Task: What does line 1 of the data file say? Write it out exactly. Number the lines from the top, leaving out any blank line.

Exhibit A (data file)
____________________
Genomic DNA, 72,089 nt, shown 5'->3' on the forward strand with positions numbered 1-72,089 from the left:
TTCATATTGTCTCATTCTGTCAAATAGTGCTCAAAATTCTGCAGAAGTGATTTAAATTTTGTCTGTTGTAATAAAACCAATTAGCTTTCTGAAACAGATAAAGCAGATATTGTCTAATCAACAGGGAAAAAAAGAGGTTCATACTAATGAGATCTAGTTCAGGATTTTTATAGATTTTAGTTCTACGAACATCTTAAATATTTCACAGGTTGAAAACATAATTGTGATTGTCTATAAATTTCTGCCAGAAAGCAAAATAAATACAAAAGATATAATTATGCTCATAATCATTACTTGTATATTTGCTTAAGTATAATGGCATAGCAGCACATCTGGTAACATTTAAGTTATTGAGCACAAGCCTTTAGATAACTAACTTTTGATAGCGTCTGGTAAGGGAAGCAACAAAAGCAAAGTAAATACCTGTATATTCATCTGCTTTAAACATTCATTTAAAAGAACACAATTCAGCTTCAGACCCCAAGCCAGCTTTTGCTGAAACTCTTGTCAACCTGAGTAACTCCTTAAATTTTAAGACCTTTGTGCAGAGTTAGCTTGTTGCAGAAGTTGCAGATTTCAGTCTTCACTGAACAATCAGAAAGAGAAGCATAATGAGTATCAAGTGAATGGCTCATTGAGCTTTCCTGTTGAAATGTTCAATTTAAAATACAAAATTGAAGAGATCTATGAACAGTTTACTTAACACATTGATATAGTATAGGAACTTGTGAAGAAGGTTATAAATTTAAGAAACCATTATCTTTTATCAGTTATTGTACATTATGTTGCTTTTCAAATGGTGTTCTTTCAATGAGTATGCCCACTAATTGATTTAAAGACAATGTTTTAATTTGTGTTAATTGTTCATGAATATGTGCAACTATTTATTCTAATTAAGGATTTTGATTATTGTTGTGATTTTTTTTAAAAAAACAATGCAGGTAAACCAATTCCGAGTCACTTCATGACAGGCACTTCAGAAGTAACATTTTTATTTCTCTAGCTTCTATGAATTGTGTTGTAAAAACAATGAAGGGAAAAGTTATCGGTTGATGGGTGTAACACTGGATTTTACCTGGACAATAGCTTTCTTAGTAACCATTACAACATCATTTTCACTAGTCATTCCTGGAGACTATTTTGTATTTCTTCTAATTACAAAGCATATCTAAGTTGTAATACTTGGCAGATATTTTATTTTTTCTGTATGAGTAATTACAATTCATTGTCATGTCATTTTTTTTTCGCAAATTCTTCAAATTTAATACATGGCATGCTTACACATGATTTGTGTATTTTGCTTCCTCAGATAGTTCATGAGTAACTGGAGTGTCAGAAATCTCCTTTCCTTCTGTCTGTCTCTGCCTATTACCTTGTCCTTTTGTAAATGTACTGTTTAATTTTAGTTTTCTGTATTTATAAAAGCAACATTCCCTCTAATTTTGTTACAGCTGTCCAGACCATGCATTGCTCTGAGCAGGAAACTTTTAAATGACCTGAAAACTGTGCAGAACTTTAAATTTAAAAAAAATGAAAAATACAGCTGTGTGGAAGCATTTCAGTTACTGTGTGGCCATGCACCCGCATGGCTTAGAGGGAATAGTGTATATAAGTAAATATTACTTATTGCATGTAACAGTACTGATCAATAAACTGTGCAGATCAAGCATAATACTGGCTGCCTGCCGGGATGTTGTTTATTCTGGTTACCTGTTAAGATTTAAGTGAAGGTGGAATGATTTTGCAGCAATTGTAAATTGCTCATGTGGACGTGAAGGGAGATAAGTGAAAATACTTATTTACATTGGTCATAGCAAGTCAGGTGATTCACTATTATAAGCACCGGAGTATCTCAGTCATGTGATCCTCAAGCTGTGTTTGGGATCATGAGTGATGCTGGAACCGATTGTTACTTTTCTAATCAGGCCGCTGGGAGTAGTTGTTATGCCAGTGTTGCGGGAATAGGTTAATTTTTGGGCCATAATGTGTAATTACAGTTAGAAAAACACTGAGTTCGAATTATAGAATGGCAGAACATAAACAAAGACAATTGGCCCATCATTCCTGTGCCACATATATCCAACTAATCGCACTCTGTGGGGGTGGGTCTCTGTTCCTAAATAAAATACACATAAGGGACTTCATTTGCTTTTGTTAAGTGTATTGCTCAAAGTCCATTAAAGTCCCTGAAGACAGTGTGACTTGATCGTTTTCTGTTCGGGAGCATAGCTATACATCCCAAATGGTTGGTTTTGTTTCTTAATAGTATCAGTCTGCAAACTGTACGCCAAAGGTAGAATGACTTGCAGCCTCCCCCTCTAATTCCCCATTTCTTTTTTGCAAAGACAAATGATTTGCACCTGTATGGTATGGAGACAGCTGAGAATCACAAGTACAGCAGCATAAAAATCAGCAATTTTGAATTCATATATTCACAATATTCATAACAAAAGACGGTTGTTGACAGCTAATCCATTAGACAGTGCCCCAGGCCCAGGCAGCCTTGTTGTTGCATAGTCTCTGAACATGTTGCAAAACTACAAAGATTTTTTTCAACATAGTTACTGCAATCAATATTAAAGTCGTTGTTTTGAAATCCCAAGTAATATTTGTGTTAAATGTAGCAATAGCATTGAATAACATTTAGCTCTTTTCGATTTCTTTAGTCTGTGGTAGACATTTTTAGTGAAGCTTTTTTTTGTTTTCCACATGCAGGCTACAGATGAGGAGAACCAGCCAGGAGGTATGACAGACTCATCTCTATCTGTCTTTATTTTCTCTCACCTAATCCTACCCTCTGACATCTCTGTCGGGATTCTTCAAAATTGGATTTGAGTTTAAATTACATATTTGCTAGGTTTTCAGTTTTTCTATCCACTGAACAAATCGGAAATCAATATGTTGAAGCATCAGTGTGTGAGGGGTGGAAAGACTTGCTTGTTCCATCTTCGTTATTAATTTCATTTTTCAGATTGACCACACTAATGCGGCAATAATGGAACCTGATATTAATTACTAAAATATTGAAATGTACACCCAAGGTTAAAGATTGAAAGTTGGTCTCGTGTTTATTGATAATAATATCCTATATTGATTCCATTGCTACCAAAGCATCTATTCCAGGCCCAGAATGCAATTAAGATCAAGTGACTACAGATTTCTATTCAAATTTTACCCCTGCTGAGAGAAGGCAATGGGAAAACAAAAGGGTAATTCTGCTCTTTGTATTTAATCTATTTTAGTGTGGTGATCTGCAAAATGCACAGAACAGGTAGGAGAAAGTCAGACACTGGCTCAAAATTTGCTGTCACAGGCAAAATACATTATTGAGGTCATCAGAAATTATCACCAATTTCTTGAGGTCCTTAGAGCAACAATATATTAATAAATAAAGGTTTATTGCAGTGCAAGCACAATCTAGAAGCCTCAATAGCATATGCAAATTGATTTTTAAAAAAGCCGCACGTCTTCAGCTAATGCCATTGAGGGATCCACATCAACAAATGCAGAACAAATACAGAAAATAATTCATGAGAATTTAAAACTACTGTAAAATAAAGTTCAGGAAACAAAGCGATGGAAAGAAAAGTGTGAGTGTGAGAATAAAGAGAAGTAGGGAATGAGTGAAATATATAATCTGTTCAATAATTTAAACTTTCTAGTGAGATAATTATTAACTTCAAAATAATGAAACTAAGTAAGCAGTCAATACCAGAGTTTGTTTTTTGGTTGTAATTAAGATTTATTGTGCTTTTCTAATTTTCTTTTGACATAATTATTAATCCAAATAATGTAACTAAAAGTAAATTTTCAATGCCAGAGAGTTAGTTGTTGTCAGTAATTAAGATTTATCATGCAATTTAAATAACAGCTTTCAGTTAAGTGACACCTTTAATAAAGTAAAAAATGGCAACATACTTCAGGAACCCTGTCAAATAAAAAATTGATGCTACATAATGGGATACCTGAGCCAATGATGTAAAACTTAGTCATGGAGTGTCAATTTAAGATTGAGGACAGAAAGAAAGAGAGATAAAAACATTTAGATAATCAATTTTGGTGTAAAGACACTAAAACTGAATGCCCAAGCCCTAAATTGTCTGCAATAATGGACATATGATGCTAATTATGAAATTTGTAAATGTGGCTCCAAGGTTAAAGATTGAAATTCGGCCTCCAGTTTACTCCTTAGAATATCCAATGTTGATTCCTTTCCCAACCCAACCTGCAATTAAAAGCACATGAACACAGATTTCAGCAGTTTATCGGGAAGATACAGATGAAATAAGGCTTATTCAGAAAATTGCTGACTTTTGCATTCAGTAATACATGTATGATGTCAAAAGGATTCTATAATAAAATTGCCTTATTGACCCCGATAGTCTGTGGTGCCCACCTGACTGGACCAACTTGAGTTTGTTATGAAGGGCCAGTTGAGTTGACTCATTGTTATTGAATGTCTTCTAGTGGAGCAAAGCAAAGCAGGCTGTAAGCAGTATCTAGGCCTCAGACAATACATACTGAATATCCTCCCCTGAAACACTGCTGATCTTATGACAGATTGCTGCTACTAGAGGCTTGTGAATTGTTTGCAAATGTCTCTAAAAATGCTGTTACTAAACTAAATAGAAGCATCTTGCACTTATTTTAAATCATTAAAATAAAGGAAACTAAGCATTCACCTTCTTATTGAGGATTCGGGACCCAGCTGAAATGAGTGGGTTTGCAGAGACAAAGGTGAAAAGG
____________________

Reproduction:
Genomic DNA, 72,089 nt, shown 5'->3' on the forward strand with positions numbered 1-72,089 from the left: